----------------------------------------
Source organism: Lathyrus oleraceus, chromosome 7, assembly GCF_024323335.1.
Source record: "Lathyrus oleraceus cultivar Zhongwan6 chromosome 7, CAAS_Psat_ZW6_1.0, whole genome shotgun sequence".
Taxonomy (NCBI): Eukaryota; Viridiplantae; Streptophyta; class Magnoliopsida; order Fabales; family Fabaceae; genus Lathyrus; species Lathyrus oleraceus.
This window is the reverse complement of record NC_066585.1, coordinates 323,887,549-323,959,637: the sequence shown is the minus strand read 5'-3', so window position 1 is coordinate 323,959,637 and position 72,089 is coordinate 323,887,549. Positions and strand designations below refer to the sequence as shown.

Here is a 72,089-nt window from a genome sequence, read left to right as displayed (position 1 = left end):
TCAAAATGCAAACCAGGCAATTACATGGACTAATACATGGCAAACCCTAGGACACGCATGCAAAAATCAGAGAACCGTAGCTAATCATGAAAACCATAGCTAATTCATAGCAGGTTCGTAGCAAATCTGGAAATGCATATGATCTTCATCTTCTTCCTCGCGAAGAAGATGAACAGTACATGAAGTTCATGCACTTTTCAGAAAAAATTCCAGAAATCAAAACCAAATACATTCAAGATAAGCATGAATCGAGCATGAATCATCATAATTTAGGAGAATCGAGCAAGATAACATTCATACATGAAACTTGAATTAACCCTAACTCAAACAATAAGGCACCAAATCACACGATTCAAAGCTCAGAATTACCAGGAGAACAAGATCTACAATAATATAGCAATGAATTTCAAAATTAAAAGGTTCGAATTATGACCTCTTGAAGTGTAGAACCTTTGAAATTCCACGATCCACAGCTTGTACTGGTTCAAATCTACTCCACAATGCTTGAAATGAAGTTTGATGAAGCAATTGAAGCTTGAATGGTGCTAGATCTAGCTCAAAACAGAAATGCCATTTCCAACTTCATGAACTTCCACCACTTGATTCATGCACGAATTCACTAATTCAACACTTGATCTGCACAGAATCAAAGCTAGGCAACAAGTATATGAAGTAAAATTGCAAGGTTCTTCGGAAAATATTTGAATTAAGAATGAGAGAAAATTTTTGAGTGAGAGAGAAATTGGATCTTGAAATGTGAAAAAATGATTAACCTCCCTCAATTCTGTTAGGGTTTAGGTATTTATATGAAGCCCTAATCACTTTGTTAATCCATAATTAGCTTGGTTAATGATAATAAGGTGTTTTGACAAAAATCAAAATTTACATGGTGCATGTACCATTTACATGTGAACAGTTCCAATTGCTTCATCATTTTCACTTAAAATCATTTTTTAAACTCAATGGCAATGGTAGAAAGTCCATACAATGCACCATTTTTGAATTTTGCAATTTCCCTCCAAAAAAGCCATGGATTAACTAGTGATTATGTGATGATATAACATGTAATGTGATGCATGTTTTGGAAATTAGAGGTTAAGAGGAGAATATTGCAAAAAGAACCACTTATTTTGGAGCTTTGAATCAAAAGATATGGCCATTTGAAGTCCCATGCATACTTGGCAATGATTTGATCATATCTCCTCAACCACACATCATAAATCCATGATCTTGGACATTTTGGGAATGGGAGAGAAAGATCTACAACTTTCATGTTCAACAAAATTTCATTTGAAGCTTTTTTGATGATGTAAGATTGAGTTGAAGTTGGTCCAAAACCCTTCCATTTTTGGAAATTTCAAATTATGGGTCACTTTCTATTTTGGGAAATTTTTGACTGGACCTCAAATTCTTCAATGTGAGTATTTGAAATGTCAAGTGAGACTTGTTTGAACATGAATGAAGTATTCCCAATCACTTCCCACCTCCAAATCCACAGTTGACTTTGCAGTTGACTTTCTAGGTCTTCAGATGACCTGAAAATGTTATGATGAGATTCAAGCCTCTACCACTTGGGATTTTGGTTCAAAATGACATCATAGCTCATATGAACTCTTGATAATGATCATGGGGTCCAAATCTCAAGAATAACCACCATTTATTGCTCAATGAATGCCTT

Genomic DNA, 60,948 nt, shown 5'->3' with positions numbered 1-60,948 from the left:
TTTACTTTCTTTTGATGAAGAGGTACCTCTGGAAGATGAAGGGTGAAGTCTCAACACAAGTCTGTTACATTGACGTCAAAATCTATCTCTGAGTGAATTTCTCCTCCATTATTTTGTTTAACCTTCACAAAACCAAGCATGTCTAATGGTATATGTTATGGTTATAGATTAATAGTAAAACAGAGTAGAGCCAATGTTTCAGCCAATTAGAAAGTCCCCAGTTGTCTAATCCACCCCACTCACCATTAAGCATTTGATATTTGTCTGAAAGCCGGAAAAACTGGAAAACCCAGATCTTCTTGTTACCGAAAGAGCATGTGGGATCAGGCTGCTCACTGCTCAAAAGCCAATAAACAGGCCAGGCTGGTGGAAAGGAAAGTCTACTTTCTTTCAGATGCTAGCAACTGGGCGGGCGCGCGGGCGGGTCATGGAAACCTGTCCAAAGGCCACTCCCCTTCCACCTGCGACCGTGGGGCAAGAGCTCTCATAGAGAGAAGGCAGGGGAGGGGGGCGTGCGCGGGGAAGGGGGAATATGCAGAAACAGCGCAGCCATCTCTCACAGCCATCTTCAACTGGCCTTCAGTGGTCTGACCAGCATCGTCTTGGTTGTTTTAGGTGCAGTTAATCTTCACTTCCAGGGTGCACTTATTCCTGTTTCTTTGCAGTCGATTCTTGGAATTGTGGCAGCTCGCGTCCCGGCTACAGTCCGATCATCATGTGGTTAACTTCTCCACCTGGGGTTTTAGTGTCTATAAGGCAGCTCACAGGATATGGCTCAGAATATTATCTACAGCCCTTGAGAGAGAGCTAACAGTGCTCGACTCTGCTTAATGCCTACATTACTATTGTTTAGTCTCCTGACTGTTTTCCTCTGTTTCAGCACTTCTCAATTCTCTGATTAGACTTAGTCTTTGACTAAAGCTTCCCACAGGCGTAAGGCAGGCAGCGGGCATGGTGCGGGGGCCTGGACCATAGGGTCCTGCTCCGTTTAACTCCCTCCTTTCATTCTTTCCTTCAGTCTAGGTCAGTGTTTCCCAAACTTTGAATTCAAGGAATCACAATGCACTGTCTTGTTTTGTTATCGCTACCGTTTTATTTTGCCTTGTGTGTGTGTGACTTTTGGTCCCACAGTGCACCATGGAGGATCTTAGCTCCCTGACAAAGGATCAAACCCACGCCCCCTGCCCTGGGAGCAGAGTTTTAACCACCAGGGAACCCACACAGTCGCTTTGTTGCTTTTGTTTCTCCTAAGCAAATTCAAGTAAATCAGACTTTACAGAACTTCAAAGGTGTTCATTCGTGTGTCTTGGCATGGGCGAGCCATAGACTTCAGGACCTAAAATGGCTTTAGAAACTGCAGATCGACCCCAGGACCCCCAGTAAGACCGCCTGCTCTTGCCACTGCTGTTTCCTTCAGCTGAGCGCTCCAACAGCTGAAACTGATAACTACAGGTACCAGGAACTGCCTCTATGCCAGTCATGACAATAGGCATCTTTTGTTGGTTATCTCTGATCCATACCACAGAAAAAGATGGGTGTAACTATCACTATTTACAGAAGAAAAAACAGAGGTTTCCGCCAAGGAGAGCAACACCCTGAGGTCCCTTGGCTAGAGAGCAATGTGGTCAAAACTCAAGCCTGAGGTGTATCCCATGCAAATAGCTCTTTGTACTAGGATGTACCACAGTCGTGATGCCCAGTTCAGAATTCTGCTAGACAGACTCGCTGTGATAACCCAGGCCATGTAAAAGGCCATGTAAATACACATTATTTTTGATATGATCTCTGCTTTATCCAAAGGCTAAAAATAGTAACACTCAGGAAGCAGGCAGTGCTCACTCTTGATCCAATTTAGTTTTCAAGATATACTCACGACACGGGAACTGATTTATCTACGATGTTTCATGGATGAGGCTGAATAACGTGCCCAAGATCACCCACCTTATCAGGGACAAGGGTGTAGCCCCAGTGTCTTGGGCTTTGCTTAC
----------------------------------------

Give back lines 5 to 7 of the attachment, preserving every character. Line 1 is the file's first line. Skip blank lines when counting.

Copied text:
Here is a 72,089-nt window from a genome sequence, read left to right as displayed (position 1 = left end):
TCAAAATGCAAACCAGGCAATTACATGGACTAATACATGGCAAACCCTAGGACACGCATGCAAAAATCAGAGAACCGTAGCTAATCATGAAAACCATAGCTAATTCATAGCAGGTTCGTAGCAAATCTGGAAATGCATATGATCTTCATCTTCTTCCTCGCGAAGAAGATGAACAGTACATGAAGTTCATGCACTTTTCAGAAAAAATTCCAGAAATCAAAACCAAATACATTCAAGATAAGCATGAATCGAGCATGAATCATCATAATTTAGGAGAATCGAGCAAGATAACATTCATACATGAAACTTGAATTAACCCTAACTCAAACAATAAGGCACCAAATCACACGATTCAAAGCTCAGAATTACCAGGAGAACAAGATCTACAATAATATAGCAATGAATTTCAAAATTAAAAGGTTCGAATTATGACCTCTTGAAGTGTAGAACCTTTGAAATTCCACGATCCACAGCTTGTACTGGTTCAAATCTACTCCACAATGCTTGAAATGAAGTTTGATGAAGCAATTGAAGCTTGAATGGTGCTAGATCTAGCTCAAAACAGAAATGCCATTTCCAACTTCATGAACTTCCACCACTTGATTCATGCACGAATTCACTAATTCAACACTTGATCTGCACAGAATCAAAGCTAGGCAACAAGTATATGAAGTAAAATTGCAAGGTTCTTCGGAAAATATTTGAATTAAGAATGAGAGAAAATTTTTGAGTGAGAGAGAAATTGGATCTTGAAATGTGAAAAAATGATTAACCTCCCTCAATTCTGTTAGGGTTTAGGTATTTATATGAAGCCCTAATCACTTTGTTAATCCATAATTAGCTTGGTTAATGATAATAAGGTGTTTTGACAAAAATCAAAATTTACATGGTGCATGTACCATTTACATGTGAACAGTTCCAATTGCTTCATCATTTTCACTTAAAATCATTTTTTAAACTCAATGGCAATGGTAGAAAGTCCATACAATGCACCATTTTTGAATTTTGCAATTTCCCTCCAAAAAAGCCATGGATTAACTAGTGATTATGTGATGATATAACATGTAATGTGATGCATGTTTTGGAAATTAGAGGTTAAGAGGAGAATATTGCAAAAAGAACCACTTATTTTGGAGCTTTGAATCAAAAGATATGGCCATTTGAAGTCCCATGCATACTTGGCAATGATTTGATCATATCTCCTCAACCACACATCATAAATCCATGATCTTGGACATTTTGGGAATGGGAGAGAAAGATCTACAACTTTCATGTTCAACAAAATTTCATTTGAAGCTTTTTTGATGATGTAAGATTGAGTTGAAGTTGGTCCAAAACCCTTCCATTTTTGGAAATTTCAAATTATGGGTCACTTTCTATTTTGGGAAATTTTTGACTGGACCTCAAATTCTTCAATGTGAGTATTTGAAATGTCAAGTGAGACTTGTTTGAACATGAATGAAGTATTCCCAATCACTTCCCACCTCCAAATCCACAGTTGACTTTGCAGTTGACTTTCTAGGTCTTCAGATGACCTGAAAATGTTATGATGAGATTCAAGCCTCTACCACTTGGGATTTTGGTTCAAAATGACATCATAGCTCATATGAACTCTTGATAATGATCATGGGGTCCAAATCTCAAGAATAACCACCATTTATTGCTCAATGAATGCCTT

Genomic DNA, 60,948 nt, shown 5'->3' with positions numbered 1-60,948 from the left: